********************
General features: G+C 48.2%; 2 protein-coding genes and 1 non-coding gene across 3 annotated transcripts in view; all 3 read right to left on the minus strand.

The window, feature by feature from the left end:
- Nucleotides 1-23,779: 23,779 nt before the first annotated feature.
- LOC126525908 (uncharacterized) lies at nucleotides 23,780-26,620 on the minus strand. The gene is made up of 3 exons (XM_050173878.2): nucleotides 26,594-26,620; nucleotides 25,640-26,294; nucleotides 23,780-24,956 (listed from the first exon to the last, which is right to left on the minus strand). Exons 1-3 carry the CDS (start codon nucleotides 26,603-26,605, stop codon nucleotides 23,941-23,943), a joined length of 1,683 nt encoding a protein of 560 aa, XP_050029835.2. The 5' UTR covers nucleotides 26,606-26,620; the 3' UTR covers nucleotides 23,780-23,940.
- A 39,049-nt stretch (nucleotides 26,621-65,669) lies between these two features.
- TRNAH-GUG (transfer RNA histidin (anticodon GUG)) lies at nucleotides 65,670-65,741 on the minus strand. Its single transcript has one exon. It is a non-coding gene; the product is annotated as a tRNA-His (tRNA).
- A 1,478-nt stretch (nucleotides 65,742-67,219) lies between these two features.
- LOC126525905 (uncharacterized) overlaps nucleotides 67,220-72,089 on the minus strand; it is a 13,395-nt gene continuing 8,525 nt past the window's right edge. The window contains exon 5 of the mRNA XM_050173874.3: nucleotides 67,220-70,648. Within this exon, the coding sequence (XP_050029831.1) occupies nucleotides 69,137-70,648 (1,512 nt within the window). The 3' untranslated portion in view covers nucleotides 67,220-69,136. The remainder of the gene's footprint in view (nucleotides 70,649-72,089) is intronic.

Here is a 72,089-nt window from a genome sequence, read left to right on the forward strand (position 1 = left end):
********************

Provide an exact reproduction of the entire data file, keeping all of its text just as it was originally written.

General features: G+C 48.2%; 2 protein-coding genes and 1 non-coding gene across 3 annotated transcripts in view; all 3 read right to left on the minus strand.

The window, feature by feature from the left end:
- Nucleotides 1-23,779: 23,779 nt before the first annotated feature.
- LOC126525908 (uncharacterized) lies at nucleotides 23,780-26,620 on the minus strand. The gene is made up of 3 exons (XM_050173878.2): nucleotides 26,594-26,620; nucleotides 25,640-26,294; nucleotides 23,780-24,956 (listed from the first exon to the last, which is right to left on the minus strand). Exons 1-3 carry the CDS (start codon nucleotides 26,603-26,605, stop codon nucleotides 23,941-23,943), a joined length of 1,683 nt encoding a protein of 560 aa, XP_050029835.2. The 5' UTR covers nucleotides 26,606-26,620; the 3' UTR covers nucleotides 23,780-23,940.
- A 39,049-nt stretch (nucleotides 26,621-65,669) lies between these two features.
- TRNAH-GUG (transfer RNA histidin (anticodon GUG)) lies at nucleotides 65,670-65,741 on the minus strand. Its single transcript has one exon. It is a non-coding gene; the product is annotated as a tRNA-His (tRNA).
- A 1,478-nt stretch (nucleotides 65,742-67,219) lies between these two features.
- LOC126525905 (uncharacterized) overlaps nucleotides 67,220-72,089 on the minus strand; it is a 13,395-nt gene continuing 8,525 nt past the window's right edge. The window contains exon 5 of the mRNA XM_050173874.3: nucleotides 67,220-70,648. Within this exon, the coding sequence (XP_050029831.1) occupies nucleotides 69,137-70,648 (1,512 nt within the window). The 3' untranslated portion in view covers nucleotides 67,220-69,136. The remainder of the gene's footprint in view (nucleotides 70,649-72,089) is intronic.

Here is a 72,089-nt window from a genome sequence, read left to right on the forward strand (position 1 = left end):